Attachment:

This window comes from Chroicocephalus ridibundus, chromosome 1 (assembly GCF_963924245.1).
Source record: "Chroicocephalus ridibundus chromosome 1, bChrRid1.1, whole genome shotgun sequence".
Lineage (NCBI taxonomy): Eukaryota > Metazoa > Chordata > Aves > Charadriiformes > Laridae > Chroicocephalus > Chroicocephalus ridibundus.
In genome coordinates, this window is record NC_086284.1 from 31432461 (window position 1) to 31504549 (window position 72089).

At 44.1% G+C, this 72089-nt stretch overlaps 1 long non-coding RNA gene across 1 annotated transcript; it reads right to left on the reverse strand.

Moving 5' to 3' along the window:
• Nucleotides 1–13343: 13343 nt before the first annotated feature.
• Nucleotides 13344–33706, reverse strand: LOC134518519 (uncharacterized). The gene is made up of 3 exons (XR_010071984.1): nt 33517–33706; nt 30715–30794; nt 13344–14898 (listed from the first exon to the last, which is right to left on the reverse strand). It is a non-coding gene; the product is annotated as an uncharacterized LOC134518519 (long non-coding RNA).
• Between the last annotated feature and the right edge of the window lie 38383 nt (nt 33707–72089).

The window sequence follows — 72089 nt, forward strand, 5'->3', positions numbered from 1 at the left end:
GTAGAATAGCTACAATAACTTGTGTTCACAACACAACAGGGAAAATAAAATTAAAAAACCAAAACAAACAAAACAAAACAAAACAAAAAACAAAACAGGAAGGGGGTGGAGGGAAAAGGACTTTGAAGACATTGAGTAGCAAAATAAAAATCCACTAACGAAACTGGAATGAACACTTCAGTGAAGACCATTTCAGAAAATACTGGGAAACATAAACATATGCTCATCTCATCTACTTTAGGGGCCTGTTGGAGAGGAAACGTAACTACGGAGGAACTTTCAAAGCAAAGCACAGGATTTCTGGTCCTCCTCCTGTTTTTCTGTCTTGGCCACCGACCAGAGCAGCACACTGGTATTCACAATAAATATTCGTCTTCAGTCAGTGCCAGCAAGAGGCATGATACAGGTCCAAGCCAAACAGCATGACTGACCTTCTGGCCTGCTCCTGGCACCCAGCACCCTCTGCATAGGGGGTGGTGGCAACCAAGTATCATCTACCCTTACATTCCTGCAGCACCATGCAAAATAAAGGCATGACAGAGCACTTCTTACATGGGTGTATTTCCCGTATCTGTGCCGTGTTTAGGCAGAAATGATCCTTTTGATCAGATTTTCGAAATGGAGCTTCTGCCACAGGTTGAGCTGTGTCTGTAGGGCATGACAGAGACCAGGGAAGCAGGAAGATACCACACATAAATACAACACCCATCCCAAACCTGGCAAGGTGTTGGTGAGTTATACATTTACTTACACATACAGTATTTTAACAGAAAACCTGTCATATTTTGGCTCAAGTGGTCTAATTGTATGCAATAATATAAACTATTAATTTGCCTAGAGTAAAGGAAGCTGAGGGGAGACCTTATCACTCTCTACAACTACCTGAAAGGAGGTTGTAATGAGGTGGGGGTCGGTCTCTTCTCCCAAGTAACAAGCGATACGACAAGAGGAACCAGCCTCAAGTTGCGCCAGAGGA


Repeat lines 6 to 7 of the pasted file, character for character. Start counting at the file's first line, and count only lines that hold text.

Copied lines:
Moving 5' to 3' along the window:
• Nucleotides 1–13343: 13343 nt before the first annotated feature.